Climate Change

While every bit helps, we are often distracted by changes at the micro level, where it was reported in 2017 that 71% of global emissions come from just 100 companies. If you want to make a dent in climate change, this is where the priority of your focus should lie.

Read the Carbon Majors Report [PDF] here

Who is responsible? There is a map of the names and locations that you can reference, where you can note that 5 of the major offenders are here in Canada.

5 major green house gas emitters by name and location in Canada

The global carbon atlas offers an interactive map of CO2 emissions for further reference, placing Canada at #11 as of writing this. What's important to note is that there's no debate that China is the worst offender by far, and the United States is second. In Canada, we have strong environmental laws around the processing of bitumen, so instead we are in a race to ship it to China or the US while we look the other way as it's processed – but note that the greenhouse gases from China processing our bitumen with their lack of environmental standards is so bad, that alone impacts Canadian's air quality – and then we buy it back from them, processed.

It is my opinion that we find a way to process bitumen in an enviornmentally sustainable way, or we leave it in the ground until we can.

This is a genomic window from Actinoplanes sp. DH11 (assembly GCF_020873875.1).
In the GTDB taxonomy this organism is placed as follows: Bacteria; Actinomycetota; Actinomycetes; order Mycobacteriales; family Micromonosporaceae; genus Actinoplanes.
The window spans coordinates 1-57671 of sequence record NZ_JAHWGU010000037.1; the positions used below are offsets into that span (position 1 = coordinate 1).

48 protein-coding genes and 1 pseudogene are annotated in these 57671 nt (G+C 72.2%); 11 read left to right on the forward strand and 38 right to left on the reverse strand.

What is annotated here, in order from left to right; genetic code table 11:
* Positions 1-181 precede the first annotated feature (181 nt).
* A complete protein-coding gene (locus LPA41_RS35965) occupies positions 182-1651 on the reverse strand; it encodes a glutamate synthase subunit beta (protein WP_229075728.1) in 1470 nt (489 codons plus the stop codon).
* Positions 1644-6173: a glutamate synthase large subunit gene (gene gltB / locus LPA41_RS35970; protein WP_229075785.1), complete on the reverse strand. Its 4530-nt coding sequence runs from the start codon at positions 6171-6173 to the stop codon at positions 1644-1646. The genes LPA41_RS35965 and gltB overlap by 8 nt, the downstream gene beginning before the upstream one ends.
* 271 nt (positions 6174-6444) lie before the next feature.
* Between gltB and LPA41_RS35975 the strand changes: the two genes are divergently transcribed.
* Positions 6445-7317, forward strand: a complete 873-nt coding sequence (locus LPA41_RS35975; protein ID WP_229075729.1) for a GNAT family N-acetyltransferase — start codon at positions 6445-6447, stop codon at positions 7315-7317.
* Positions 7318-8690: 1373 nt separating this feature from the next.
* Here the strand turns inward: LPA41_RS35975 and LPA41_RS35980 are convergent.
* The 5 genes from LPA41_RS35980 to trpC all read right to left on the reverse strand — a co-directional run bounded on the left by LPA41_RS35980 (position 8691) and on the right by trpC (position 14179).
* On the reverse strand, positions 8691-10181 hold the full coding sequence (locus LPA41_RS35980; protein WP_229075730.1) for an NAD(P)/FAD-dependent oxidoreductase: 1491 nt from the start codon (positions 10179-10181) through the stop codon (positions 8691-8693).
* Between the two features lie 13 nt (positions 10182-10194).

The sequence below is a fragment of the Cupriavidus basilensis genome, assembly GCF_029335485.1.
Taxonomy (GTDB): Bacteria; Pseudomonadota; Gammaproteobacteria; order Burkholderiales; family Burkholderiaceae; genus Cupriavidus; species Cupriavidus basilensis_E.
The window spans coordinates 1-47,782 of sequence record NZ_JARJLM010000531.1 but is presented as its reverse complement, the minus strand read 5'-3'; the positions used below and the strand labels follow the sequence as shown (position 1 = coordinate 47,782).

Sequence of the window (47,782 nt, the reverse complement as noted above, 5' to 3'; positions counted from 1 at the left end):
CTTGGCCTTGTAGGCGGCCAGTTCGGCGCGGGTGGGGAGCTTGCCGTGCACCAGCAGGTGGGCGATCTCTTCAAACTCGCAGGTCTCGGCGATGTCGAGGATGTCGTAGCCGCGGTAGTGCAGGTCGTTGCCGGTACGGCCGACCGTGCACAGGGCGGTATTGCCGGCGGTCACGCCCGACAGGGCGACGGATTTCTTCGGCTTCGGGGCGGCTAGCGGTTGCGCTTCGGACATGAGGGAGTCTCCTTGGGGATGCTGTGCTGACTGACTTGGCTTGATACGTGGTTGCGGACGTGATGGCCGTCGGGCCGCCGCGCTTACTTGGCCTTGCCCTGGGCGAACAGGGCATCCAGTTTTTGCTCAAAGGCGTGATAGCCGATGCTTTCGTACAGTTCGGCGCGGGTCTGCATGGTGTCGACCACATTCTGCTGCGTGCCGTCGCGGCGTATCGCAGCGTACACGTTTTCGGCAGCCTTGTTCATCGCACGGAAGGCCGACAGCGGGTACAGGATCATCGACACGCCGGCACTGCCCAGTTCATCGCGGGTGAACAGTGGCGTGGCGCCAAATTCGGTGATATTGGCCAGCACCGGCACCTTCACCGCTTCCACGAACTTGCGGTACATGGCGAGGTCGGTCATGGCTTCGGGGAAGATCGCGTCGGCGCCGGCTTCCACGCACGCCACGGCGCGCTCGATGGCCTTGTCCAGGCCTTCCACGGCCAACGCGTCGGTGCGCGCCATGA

The TransMountain pipeline

There is already a pipeline coming into Burnaby, BC, but the challenge is – is that bitumen is so thick of a sludge, it won't go down the [TransMountain pipeline( The controversy is actually "twinning" the pipeline, so they can run dilbit, a toxic sludge that will loosen up the bitumen to flow down the pipeline to the West coast. This is controversial, as bitumen is a solid we know how to handle. If (when!) a train derails, or a ship sinks, that is loaded with bitumen, we know how to react to that. What activists are asking for, is evidence that if (when!) a diluted (with dilbit) bitumen pipeline breaks, or a ship leaks, there is scientific evidence that we know how it could be cleaned up on land or water, and the environmental impact of either. We don't have this today. The National Energy Board (NEB), the regulator, has no scientific evidence as to how we may clean it up. It is my suggestion the pipeline should not be built until we know how to clean up diluted bitumen on land and water. Consider that if/when the pipeline is built, they are estimating a 7 fold increase in super tanker traffic through the Burrard inlet, beside Vancouver, and into the Georgia straight. A spill would be disasterous.

GreenPeace map of increased super tanker traffic carrying bitumen